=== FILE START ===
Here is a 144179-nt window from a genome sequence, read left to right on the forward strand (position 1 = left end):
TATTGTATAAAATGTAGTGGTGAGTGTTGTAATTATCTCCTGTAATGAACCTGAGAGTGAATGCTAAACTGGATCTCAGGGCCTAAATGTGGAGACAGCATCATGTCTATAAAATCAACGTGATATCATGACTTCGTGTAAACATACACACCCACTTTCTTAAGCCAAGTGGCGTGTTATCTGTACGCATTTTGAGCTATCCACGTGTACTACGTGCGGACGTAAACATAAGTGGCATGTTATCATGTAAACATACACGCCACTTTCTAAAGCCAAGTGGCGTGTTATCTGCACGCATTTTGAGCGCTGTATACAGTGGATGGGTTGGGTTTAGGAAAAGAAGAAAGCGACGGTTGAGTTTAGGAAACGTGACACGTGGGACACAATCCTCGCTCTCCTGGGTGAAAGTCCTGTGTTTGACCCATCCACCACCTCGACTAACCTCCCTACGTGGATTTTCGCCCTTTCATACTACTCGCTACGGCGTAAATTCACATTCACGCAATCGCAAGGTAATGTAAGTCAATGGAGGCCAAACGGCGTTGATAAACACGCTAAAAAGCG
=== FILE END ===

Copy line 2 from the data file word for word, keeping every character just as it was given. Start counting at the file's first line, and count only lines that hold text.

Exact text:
TATTGTATAAAATGTAGTGGTGAGTGTTGTAATTATCTCCTGTAATGAACCTGAGAGTGAATGCTAAACTGGATCTCAGGGCCTAAATGTGGAGACAGCATCATGTCTATAAAATCAACGTGATATCATGACTTCGTGTAAACATACACACCCACTTTCTTAAGCCAAGTGGCGTGTTATCTGTACGCATTTTGAGCTATCCACGTGTACTACGTGCGGACGTAAACATAAGTGGCATGTTATCATGTAAACATACACGCCACTTTCTAAAGCCAAGTGGCGTGTTATCTGCACGCATTTTGAGCGCTGTATACAGTGGATGGGTTGGGTTTAGGAAAAGAAGAAAGCGACGGTTGAGTTTAGGAAACGTGACACGTGGGACACAATCCTCGCTCTCCTGGGTGAAAGTCCTGTGTTTGACCCATCCACCACCTCGACTAACCTCCCTACGTGGATTTTCGCCCTTTCATACTACTCGCTACGGCGTAAATTCACATTCACGCAATCGCAAGGTAATGTAAGTCAATGGAGGCCAAACGGCGTTGATAAACACGCTAAAAAGCG